Because there are only 25 days in Advent and there are 26 letters in the alphabet, today we have a daily double - U and V
U is for Ulla Ulla is a Finnish name , made popular by the Swedish secretary in the stage play, "The Producers" , but today I have two different Christmas celebrities who are named " Ulla" . Little Ulla is the fictional heroine of an interactive Christmas Stage Show specially created for little ones, with puppets, music, and yodelling! It’s a busy little time for Little Ulla the Post Goat! It’s Christmas time and she has lots of cards to deliver around the village. Every day she makes people happy by delivering cards from friends and loved ones. But poor old Mr Hans the clockmaker never gets any Christmas cards! Needless to say, Little Ulla makes sure that Mr Hans is not neglected this Christmas. The discovery of this rather odd Scottish operetta and its caprine heroine does not diminish the brilliance of my artist friend, Ulla Anobile who is not fictional, but a real living Christmas celebrity. Ulla is a Finnish-American, who creates the most whimsical nativity scenes, and other delightful Christmas characters from felt with hand embroidery.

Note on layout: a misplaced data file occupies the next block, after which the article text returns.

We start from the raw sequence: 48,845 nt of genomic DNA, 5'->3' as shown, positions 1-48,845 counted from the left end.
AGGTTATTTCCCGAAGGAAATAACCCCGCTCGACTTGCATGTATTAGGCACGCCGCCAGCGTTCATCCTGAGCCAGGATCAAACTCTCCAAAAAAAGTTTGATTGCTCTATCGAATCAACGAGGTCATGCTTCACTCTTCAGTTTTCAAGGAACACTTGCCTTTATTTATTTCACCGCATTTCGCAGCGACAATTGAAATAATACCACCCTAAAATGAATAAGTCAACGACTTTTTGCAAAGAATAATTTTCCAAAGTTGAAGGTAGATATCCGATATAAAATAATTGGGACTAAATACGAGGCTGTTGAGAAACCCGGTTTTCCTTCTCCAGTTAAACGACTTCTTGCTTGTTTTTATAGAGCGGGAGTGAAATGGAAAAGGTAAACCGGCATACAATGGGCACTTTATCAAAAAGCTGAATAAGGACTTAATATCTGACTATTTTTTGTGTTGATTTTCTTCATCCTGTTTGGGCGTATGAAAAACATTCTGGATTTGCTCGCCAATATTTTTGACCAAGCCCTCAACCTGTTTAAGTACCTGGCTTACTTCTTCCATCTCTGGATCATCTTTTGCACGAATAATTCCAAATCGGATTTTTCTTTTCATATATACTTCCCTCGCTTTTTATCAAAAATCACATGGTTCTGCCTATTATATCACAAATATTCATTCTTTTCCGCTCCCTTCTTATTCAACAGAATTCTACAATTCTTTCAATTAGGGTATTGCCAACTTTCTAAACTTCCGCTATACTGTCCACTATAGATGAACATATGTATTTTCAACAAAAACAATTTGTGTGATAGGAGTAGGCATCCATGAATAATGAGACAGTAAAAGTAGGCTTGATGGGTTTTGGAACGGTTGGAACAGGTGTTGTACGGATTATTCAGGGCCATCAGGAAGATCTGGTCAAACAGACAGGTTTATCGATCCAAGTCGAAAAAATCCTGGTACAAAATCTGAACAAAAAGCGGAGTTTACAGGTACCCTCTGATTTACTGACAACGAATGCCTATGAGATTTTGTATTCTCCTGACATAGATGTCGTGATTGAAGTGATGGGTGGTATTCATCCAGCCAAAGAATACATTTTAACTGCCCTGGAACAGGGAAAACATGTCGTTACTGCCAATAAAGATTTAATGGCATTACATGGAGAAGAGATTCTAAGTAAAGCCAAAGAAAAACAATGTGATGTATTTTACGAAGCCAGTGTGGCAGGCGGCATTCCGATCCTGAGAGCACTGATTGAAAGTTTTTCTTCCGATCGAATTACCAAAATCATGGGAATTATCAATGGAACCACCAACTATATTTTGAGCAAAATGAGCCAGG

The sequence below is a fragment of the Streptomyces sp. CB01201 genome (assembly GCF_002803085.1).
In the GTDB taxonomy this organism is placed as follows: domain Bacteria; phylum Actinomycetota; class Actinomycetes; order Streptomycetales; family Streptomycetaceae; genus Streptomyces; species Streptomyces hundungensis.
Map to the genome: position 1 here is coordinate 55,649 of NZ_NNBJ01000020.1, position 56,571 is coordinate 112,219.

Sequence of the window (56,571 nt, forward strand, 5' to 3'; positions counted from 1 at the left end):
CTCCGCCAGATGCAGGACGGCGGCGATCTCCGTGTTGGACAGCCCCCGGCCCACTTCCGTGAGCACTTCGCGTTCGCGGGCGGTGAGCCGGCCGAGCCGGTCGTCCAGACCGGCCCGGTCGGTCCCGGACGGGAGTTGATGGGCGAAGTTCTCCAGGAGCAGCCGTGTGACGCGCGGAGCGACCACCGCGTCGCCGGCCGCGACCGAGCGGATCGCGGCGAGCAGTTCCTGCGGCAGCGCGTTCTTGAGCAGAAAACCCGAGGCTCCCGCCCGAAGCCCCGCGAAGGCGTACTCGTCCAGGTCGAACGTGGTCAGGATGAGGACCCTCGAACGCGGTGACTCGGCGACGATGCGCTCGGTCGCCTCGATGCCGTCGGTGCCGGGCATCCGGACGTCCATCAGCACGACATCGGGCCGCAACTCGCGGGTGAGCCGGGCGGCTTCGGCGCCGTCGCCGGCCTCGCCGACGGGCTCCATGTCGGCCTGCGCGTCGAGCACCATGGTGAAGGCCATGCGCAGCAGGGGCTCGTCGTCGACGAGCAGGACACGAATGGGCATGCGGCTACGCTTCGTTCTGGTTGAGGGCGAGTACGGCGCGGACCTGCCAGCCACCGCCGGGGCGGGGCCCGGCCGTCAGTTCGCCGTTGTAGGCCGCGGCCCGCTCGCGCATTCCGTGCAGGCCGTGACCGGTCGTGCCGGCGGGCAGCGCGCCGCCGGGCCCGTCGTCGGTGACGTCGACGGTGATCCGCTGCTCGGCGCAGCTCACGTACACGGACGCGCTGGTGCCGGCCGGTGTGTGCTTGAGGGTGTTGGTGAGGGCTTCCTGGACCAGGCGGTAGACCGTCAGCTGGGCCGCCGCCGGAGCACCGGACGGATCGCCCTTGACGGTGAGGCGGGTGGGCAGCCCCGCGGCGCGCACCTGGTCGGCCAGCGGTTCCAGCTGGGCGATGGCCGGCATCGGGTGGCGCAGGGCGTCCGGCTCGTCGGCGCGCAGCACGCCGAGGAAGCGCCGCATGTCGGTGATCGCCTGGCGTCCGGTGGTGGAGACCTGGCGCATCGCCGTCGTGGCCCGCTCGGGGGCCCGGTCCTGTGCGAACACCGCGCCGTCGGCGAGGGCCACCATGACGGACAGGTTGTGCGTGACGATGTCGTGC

You might have remembered " tonttu" from yeseterday's post.... Ulla's Christmas elves each has his own personality defined by the hand embroidered features. Most of Ulla's work refers to her Finnish heritage and is unique - every felt character is a work of original art. Ulla's work can often be seen and purchased from Cactus Gallery in Elysian Valley, Los Angeles. You can find Ulla and her brilliant work on her Facebook page. Hyvää Joulua, Ulla!
V is for Virginia Most may not recognise the name " Virginia O'Hanlon" but if I mention the letter and the classic response which began , " Yes Virginia, there is a Santa Claus". I am sure it will ring a bell, a Christmas one even! Eight year old New Yorker Virginia questioned the existence of Santa Claus, and the now famous reply appeared as an editorial in The Sun in 1897
Virginia enjoyed a career as a teacher and later as a school principal but throughout her life, she continued to receive correspondence about her letter . Virginia died in 1971 and her family recall that Virginia never ever thought she did anything special, she felt all she did was ask a question, and it was the editor Francis Church who wrote the remarkable response who should be receiving the glory.
Ulla, Little Ulla and Virginia all have in common the love of spreading joy in the world.... what a lesson we can all learn from them this festive season.